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Piet Rensen (PDI) 65, but he is far from done:

"Suddenly the chef pulled a gun from under his apron"

He raises his hand to just above his head: "Two meters leg height used to be high, but nowadays six meters is already common."

Piet Rensen will be with Peter Dekker Installaties for thirty years next year and will celebrate his 65th birthday on July 18. This brings the retirement age close, although Piet thinks working is still far too pleasant. “I became a part of this family business and I would miss it. I therefore hope to (be allowed to) 'stay around' as long as possible, although I certainly do not want to get in the way.”

Never "no"
Piet is doing this 'staying around' nowadays as organizer of the service and planning department at the Naaldwijk office, where he is now trying to transfer the tricks of the trade to his two successors. Both young men sometimes have trouble with him 'being talkative' and sometimes with his somewhat direct way of communicating, but at the same time they still can learn a lot from the flexible handling of sudden changing circumstances.

"In my view, the current generation sometimes says 'no' too quickly when the planning is already done and then suddenly something else has to be done differently. We never said 'no'. When Peter Dekker senior called me during the weekend with 'just go to Munich' for a breakdown, we went immediately. Not always fun for the family… but you just did it.”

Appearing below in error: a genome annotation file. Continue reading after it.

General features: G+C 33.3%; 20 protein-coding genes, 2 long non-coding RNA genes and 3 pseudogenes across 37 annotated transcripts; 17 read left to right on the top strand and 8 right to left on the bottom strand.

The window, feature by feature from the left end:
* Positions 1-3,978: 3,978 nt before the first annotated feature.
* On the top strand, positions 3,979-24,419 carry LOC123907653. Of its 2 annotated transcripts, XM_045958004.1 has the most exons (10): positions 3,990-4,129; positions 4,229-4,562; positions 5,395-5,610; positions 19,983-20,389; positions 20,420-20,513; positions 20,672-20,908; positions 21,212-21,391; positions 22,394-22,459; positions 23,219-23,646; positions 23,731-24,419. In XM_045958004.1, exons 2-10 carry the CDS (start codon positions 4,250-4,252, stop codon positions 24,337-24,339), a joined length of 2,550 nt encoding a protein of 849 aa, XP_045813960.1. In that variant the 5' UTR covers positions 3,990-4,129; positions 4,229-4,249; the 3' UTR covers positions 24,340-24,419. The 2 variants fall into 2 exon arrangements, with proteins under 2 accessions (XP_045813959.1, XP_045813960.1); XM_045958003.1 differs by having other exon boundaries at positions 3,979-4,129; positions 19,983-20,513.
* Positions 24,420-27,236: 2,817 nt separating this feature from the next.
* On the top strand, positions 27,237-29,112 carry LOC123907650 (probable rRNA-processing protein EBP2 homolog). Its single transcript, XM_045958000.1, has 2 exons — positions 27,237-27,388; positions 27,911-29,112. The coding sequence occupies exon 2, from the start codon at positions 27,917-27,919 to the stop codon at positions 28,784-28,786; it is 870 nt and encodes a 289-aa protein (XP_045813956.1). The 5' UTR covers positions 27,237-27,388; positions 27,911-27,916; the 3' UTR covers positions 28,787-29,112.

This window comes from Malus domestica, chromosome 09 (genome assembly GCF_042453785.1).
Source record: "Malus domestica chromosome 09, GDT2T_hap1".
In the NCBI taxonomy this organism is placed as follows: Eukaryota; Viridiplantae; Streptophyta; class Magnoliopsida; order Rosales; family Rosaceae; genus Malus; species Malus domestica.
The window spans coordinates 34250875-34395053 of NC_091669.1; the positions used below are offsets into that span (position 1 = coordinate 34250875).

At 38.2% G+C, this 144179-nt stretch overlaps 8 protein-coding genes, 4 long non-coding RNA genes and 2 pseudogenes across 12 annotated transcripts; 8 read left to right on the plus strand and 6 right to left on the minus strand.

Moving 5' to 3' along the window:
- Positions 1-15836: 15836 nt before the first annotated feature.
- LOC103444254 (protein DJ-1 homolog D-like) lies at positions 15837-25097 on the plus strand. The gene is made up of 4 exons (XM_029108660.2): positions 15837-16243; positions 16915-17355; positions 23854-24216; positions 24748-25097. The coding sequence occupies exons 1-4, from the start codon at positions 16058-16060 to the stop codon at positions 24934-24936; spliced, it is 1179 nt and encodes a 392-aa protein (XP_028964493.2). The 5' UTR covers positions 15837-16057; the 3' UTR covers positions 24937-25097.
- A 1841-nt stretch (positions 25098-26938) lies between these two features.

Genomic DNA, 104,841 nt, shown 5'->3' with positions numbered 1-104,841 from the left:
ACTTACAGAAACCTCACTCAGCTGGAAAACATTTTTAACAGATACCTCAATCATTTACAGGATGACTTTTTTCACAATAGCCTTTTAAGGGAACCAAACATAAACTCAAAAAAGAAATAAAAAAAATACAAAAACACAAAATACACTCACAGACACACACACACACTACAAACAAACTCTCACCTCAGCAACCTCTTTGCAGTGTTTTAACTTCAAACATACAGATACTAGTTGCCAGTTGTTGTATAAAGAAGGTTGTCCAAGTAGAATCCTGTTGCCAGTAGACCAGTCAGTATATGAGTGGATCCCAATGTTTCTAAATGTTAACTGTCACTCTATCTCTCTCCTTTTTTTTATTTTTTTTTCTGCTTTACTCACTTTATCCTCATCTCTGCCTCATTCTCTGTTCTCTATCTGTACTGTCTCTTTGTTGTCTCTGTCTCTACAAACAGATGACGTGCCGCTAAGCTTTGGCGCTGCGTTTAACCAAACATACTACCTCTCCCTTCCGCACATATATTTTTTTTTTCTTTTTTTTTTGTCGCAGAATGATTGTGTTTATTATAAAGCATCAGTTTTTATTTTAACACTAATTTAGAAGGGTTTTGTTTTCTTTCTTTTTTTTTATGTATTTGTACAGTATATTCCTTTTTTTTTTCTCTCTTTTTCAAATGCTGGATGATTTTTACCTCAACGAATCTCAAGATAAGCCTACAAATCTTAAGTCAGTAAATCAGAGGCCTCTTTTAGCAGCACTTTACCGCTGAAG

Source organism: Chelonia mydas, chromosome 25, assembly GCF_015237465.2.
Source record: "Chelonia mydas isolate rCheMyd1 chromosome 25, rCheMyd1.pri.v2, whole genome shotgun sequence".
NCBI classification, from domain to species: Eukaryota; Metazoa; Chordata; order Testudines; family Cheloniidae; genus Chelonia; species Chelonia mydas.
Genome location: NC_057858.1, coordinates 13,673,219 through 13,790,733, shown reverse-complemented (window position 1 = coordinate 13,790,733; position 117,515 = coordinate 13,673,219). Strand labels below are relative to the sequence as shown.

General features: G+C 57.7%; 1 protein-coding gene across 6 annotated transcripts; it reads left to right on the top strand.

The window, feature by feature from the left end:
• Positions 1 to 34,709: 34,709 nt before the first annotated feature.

Erysipelas
That said, Piet has gradually come to realize that he has to take it 'a bit more slowly'. “I am certainly not yet finished here, although I have gradually begun to work less. This year four days a week and next year I will get two days a week off and so I will be 'on the job' for three days. And when I officially can retire, exactly 16 months from now, coincidentally just as long as my army duty, I hope to be able to keep working for two days.”

Piet has hardly been ill in all those years, where he started as a subcontractor, became a mechanic, later a contractor and now as an organizer at the office. "I have had erysipelas before, but with a bandage on my leg, I 'just' went to work. I do not think that I have been ill for more than ten days during those thirty years.”

10 by 6